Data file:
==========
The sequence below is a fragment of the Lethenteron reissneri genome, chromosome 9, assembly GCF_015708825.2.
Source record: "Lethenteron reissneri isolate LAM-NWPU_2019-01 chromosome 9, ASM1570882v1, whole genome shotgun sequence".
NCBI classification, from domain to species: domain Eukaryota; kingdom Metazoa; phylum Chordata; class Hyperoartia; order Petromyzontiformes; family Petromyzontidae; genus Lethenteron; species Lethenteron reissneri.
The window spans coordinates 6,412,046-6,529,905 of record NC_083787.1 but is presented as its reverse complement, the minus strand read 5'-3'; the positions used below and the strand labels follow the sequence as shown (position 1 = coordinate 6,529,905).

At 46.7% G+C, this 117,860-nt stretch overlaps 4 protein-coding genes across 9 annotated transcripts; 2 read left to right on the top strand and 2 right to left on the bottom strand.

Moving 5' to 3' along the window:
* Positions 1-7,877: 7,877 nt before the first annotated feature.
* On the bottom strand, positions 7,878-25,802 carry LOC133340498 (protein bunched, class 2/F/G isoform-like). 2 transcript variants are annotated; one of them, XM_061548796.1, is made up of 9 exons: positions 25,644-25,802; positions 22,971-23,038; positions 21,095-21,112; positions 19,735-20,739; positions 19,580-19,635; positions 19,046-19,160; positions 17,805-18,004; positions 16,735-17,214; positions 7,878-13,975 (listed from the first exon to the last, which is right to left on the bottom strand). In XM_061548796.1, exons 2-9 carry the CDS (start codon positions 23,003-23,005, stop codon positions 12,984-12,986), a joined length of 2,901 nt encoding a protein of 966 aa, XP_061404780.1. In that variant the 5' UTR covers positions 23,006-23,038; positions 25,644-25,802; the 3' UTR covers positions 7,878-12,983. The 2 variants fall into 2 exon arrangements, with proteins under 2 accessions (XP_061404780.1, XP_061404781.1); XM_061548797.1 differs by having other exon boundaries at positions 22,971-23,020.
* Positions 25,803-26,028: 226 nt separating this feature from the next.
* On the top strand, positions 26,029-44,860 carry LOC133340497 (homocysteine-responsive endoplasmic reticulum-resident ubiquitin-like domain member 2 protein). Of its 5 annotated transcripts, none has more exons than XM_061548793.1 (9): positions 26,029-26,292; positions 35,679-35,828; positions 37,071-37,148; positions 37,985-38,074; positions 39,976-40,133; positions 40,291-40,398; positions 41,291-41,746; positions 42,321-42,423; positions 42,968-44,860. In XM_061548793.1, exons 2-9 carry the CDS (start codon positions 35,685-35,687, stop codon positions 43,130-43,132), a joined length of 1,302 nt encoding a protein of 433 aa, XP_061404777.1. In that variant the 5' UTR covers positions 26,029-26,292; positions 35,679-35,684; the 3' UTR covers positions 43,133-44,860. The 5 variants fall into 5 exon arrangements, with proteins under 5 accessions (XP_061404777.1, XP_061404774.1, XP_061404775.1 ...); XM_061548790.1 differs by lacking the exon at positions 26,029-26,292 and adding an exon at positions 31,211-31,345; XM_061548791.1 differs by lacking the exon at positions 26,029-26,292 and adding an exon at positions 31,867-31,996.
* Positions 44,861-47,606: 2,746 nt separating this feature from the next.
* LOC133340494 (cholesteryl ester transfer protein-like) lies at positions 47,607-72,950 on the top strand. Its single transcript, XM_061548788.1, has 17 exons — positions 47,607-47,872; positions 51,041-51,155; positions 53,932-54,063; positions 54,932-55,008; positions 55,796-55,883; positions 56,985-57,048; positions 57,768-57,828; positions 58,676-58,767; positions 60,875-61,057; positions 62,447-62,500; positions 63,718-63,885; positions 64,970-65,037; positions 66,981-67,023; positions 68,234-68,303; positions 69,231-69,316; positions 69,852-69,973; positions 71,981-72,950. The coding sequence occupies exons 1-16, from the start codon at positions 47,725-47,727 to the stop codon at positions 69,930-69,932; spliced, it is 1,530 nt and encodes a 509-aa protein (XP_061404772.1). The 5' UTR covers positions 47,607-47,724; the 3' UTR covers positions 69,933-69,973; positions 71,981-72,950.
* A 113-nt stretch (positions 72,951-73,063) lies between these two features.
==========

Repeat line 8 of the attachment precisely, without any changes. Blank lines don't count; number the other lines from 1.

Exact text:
* On the bottom strand, positions 7,878-25,802 carry LOC133340498 (protein bunched, class 2/F/G isoform-like). 2 transcript variants are annotated; one of them, XM_061548796.1, is made up of 9 exons: positions 25,644-25,802; positions 22,971-23,038; positions 21,095-21,112; positions 19,735-20,739; positions 19,580-19,635; positions 19,046-19,160; positions 17,805-18,004; positions 16,735-17,214; positions 7,878-13,975 (listed from the first exon to the last, which is right to left on the bottom strand). In XM_061548796.1, exons 2-9 carry the CDS (start codon positions 23,003-23,005, stop codon positions 12,984-12,986), a joined length of 2,901 nt encoding a protein of 966 aa, XP_061404780.1. In that variant the 5' UTR covers positions 23,006-23,038; positions 25,644-25,802; the 3' UTR covers positions 7,878-12,983. The 2 variants fall into 2 exon arrangements, with proteins under 2 accessions (XP_061404780.1, XP_061404781.1); XM_061548797.1 differs by having other exon boundaries at positions 22,971-23,020.